Weird white dwarf pulsar baffles boffins as its pulsating pattern changes over decades
AR Scorpii was the first white dwarf pulsar to be found
Scientists trying to crack the mystery behind the fastest-pulsating white dwarf have found that its brightness levels change over a timescale of decades.
AR Scorpii is a distant, peculiar binary star system located 380 light years away. It’s made of a collapsed white dwarf star circling its larger red dwarf companion.
It was first discovered by a group of amateur astronomers, who spotted a strange object flashing quickly. AR Sco was believed to be a single variable star, but further observations revealed it was a completely new type of system often described as a white-dwarf pulsar.
Every two minutes, the magnetized star emits a stream of particles and radiation that appears like flash beams of light, directed onto its neighboring red dwarf. It completes an orbit about every 3.5 hours, and is roughly the size of Earth but has a mass 300,000 times higher. It is estimated that if you scoop a teaspoon of AR Sco’s matter, it would weigh 15 tons.
Scientists are at a loss trying to explain how the strange star musters up the energy to pulse so frequently, and how it interacts with its companion star.
A group of researchers has attempted to study the binary system by analyzing data gathered by the Kepler Space Telescope’s K2 mission and a sky survey covering the star over a decade from 2005 to 2016. Their results have been published in The Astrophysical Journal Letters.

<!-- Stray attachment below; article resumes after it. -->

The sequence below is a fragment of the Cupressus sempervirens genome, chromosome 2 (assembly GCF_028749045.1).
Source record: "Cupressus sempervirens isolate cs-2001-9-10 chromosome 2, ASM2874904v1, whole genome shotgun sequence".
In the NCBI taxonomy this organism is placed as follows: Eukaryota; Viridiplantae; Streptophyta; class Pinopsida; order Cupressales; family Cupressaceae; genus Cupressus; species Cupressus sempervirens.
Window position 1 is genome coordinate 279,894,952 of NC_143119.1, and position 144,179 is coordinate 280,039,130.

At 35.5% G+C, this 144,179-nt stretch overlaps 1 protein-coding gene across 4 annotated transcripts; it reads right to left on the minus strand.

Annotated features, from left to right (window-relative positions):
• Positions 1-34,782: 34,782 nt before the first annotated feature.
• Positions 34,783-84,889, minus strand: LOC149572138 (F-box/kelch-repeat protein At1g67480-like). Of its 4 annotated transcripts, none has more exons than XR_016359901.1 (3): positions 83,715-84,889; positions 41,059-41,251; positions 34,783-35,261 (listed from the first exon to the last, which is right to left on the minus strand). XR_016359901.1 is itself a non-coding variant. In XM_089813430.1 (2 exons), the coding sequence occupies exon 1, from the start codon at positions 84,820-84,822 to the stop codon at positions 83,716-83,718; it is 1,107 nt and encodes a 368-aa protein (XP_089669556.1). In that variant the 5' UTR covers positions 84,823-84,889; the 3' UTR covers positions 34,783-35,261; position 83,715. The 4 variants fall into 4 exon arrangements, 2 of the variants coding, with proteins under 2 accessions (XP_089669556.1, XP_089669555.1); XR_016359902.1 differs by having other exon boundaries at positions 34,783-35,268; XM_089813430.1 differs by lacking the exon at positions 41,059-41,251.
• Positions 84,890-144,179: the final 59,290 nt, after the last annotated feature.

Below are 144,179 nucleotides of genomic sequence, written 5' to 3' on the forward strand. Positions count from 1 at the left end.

Peter Garnavich, co-author of the paper and a physics professor at the University of Notre Dame in South Bend, Indiana, said: “One model of this system predicts long-term variations in the way the two stars interact. It was not known what the time scale of these changes might be – whether 20 to 200 years. By looking at the K2 and archival data, we were able to show that in addition to hourly changes in the system, there are variations occurring over decades.”
The light curve of the white dwarf shows a spike every two minutes, and a puzzling variation in brightness over the orbital period.
Colin Littlefield, co-author of the paper and a researcher also at the University of Notre Dame, said they found that “12 years ago, AR Scorpii’s peak brightness came a bit later in its orbit than it does now.
“This does not solve the mystery, but it is another piece to the puzzle that is AR Scorpii.” ®
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